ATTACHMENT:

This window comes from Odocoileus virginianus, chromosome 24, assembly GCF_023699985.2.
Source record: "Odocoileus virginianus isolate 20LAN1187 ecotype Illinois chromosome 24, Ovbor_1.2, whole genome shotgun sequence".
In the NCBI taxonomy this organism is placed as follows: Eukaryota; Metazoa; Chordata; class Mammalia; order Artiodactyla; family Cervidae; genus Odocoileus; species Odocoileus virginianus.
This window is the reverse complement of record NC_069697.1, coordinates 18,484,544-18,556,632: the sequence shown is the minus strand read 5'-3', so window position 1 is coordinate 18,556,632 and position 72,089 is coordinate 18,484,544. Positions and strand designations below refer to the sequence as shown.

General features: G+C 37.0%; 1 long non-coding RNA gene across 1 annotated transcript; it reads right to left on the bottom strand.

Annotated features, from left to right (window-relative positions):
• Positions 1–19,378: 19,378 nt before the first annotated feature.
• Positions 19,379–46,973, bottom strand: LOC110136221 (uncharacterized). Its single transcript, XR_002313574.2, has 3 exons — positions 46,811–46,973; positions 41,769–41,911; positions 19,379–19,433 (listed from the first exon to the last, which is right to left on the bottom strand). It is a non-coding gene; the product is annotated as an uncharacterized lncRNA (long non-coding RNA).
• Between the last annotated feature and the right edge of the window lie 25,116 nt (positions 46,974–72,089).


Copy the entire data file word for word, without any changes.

This window comes from Odocoileus virginianus, chromosome 24, assembly GCF_023699985.2.
Source record: "Odocoileus virginianus isolate 20LAN1187 ecotype Illinois chromosome 24, Ovbor_1.2, whole genome shotgun sequence".
In the NCBI taxonomy this organism is placed as follows: Eukaryota; Metazoa; Chordata; class Mammalia; order Artiodactyla; family Cervidae; genus Odocoileus; species Odocoileus virginianus.
This window is the reverse complement of record NC_069697.1, coordinates 18,484,544-18,556,632: the sequence shown is the minus strand read 5'-3', so window position 1 is coordinate 18,556,632 and position 72,089 is coordinate 18,484,544. Positions and strand designations below refer to the sequence as shown.

General features: G+C 37.0%; 1 long non-coding RNA gene across 1 annotated transcript; it reads right to left on the bottom strand.

Annotated features, from left to right (window-relative positions):
• Positions 1–19,378: 19,378 nt before the first annotated feature.
• Positions 19,379–46,973, bottom strand: LOC110136221 (uncharacterized). Its single transcript, XR_002313574.2, has 3 exons — positions 46,811–46,973; positions 41,769–41,911; positions 19,379–19,433 (listed from the first exon to the last, which is right to left on the bottom strand). It is a non-coding gene; the product is annotated as an uncharacterized lncRNA (long non-coding RNA).
• Between the last annotated feature and the right edge of the window lie 25,116 nt (positions 46,974–72,089).